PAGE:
Powell and Pressburger present an intriguing depiction of gender in the opening ten minutes. The idea “male gaze” is explicitly evoked as the male narrator guides us through the formative years of Joan’s life. Webster is characterised as a snob and an aspirational social climber with the witting ability to manipulate men. The character makes demands of Santa Claus, the milk man, young suitors and later her father, all male characters are there to be, and seem to be, exploited by Joan. Unwittingly however she seems to be in control of her situation but bathed in a sense of irony the audience must be aware she is being set up for a fall. The reasons, though inexplicit, could be that in the UK at the time male audiences and the male population were terrified of the idea of the wartime and post-war mobile woman; or perhaps Powell and Pressburger, fine producers of films with female protagonists, gaze upon the aspirational female who strives for wealth through social climbing and gold digging disapprovingly.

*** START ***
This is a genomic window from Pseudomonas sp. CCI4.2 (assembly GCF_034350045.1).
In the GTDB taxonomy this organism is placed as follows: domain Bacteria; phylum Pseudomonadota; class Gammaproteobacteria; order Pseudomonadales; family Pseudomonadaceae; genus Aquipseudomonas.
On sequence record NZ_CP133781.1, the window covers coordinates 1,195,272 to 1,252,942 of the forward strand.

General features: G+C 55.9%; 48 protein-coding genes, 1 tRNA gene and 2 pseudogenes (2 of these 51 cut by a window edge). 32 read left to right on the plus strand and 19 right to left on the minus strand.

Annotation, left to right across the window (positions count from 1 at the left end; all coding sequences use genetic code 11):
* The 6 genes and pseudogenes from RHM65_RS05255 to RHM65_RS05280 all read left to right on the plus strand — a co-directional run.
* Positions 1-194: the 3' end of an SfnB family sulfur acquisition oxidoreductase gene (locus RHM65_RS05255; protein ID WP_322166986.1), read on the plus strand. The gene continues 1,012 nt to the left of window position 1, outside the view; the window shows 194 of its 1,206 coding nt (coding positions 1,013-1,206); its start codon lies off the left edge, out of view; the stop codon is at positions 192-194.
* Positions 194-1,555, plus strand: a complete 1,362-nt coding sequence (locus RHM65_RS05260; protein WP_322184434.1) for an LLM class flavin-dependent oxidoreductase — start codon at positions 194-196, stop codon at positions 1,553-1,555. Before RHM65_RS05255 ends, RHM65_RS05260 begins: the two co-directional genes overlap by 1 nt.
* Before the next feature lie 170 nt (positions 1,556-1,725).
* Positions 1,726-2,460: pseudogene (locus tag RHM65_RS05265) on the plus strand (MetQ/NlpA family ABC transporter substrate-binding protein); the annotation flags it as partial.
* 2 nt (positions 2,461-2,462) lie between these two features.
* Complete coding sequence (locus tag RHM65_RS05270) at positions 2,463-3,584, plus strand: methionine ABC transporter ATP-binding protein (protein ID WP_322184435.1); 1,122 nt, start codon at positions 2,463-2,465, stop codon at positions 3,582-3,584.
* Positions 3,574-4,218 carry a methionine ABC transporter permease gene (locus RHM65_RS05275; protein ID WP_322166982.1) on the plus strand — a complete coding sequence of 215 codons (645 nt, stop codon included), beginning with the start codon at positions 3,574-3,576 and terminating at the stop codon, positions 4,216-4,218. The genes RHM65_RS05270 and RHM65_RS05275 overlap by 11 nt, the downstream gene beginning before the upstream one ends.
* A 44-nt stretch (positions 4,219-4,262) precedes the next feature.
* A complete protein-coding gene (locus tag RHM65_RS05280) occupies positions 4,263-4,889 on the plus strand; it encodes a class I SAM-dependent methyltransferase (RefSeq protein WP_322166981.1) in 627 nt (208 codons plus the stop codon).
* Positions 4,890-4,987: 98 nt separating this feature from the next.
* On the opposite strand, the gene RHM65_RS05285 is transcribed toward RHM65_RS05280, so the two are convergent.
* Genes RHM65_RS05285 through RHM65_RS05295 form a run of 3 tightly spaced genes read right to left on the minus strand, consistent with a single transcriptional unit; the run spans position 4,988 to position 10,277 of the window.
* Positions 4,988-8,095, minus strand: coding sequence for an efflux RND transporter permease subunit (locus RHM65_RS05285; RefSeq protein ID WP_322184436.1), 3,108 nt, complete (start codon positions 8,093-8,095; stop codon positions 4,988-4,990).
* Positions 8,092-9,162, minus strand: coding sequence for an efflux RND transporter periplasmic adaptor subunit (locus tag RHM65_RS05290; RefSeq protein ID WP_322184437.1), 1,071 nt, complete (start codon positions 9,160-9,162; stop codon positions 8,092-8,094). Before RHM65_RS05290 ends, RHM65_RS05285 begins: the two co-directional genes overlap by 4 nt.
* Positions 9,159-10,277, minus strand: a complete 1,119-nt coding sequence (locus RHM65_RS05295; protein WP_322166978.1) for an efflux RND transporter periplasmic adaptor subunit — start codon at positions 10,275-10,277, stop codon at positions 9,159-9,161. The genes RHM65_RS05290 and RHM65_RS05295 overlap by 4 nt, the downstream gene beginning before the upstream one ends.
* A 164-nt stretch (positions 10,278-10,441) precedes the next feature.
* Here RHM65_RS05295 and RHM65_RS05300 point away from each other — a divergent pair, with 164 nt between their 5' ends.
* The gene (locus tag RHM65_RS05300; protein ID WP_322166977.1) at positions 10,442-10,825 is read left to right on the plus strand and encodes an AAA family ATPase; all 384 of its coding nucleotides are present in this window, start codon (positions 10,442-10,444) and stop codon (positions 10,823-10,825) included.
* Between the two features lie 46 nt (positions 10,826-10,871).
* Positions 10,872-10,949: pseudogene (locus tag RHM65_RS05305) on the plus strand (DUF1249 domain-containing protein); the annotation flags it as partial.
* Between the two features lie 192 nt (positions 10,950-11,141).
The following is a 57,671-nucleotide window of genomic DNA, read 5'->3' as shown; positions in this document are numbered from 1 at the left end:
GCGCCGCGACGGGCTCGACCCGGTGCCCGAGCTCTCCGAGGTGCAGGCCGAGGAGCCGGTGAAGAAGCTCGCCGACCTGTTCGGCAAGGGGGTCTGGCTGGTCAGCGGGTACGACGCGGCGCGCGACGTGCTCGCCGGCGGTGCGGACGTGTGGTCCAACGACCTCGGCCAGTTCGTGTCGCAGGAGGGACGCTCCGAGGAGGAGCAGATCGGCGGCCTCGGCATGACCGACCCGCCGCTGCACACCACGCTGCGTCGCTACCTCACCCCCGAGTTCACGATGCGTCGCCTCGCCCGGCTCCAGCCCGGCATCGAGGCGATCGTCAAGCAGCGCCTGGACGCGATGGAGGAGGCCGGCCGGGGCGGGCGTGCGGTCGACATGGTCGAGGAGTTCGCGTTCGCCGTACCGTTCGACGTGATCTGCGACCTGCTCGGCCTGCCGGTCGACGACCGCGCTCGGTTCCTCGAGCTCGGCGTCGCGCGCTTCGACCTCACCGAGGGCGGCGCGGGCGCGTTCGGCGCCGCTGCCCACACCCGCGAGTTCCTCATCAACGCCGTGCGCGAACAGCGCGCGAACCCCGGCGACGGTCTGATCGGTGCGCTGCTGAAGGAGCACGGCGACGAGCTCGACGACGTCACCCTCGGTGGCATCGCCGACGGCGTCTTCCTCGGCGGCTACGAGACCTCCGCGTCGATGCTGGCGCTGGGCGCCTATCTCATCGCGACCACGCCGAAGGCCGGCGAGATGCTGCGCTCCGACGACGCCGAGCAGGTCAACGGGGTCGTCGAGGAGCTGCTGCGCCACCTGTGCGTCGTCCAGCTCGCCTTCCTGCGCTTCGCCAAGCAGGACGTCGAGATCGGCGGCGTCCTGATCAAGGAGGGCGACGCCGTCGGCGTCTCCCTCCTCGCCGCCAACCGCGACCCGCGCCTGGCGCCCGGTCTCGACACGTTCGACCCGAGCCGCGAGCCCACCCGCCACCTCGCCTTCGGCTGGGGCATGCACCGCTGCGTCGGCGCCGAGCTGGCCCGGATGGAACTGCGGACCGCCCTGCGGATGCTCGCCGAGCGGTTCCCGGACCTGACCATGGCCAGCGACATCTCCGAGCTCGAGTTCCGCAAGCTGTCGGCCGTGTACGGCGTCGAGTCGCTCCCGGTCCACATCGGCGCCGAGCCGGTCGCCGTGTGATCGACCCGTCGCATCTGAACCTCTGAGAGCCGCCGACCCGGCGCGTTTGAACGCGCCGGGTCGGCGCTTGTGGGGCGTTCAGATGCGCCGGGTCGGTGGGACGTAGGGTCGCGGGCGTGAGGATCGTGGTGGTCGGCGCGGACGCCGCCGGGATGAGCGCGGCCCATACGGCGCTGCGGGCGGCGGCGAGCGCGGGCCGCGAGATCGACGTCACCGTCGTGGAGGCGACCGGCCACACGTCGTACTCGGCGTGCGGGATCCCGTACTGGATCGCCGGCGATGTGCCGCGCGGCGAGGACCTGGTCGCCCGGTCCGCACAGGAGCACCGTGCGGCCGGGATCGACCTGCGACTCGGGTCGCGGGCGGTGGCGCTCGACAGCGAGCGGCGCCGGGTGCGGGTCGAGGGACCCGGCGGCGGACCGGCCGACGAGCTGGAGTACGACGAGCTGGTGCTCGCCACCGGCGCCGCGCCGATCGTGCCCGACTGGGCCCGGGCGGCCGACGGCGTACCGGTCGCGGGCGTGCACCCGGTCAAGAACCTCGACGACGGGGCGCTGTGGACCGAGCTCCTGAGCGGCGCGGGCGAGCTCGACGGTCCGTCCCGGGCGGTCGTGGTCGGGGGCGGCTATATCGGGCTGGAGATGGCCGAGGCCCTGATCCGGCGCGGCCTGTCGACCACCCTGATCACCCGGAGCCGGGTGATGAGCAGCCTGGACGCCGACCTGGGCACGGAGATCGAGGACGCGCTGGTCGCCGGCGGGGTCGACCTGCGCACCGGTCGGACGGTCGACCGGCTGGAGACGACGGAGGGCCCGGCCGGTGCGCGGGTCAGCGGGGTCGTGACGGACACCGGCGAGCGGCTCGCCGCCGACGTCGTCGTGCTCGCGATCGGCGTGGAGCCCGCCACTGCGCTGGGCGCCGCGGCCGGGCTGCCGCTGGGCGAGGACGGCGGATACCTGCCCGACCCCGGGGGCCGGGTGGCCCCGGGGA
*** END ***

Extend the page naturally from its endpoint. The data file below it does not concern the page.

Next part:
Introduced as an adult, the camera reduces the fully grown Joan Webster to a pair of legs careening straight through a crowded bar. The powerful relentless stride of a woman in full deep focus, legs in full regularly characterise a dominant female full of ambition and desire. And remaining in the screwball comedy arena the ensuing interactions between Joan and her father remind us of the opening introductory interactions between Cary Grant and Katherine Hepburn and Cary Grant and Rosalind Russell in Bringing Up Baby (1938) and His Girl Friday (1940) respectively. The frenetic pace and sharp revealing dialogue alerts us to four characters fully developed that are never seen again, one unseen and remaining so throughout the film. Powell and Pressburger’s execution of the disjointed narrative and disparate styles establish themes that could lead the film down any number of avenues, the audience unaware of what is to follow but certain the female lead will encounter some sort of comeuppance, however it isn’t until later on that we are introduced to Roger Livesey’s Torquil MacNeil who will set in motion the transformative diversion that Joan will take. For the first ten minutes Joan indeed knows where she is going and “everything is arranged”.